Me and My Small Talker

It was Thursday night, which meant the countdown had begun for a polite Saturday dinner party at which I’ll have to make small talk, an activity I’m ill-equipped to engage in by both nature and nurture.

“What a coincidence–I find it hard to talk to people too.”


“I don’t know why you find it so hard to talk about simple superficial subjects,” my wife says, laying into me with a string of sardonic sibiliants.  “Can’t you turn off the high seriousness every now and then and just . . . you know . . . relate to people as people.”

“I wish I could,” I say, “but I drank too deeply at the bubbler of German philosophy in college.  Schopenhauer, Neitzsche.”

“Nobody wants to talk about them.”

“And I was a morbid little chap to begin with,” I add, recalling a childhood in which I was dragooned into playing a corpse for the Future Undertakers Club in fifth grade.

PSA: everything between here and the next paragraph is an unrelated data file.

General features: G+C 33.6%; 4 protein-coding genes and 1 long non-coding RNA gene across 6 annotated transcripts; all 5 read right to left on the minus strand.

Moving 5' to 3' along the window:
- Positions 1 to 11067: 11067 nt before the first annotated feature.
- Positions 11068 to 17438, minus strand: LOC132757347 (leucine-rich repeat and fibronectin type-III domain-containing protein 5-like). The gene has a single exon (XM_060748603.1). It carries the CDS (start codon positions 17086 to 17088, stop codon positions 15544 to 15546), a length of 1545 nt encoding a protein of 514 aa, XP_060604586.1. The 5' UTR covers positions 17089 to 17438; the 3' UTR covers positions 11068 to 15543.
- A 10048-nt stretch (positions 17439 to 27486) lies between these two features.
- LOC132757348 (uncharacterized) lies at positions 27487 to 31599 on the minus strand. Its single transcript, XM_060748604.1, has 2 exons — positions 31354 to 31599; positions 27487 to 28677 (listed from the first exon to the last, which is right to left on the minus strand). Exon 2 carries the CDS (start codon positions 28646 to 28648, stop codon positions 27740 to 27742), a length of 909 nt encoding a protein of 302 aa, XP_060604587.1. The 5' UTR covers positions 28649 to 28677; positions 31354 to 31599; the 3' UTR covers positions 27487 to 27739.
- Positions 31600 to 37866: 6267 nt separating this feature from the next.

“It’s getting to be a problem,” my wife says.  “I leave you alone for a minute and when I come back with an asparagus stalk wrapped in philo dough everyone’s looking at their watch.”

“Everyone’s looking at his or her watch,” I say, and she pounces on me like a cat on a chipmunk.

“See–you are too capable of trivial conversation.  It just has to be something that appeals to your extremely narrow range of interests.”

“Well, I’m not going to change in two days,” I said, hoping that would put the matter to rest.

“Why don’t you get a small talker?” she says.

“Sounds like a small countertop appliance.”

“No, it’s mobile, like one of those robots that vacuums.”

“And how would that solve my problem?”

“It would solve the problem by taking it out of your hands.  You’re incapable of human interaction, so get a machine.”

When she put it that way, the proposition didn’t sound all that bad.

“Would it prompt me, or speak on my behalf?”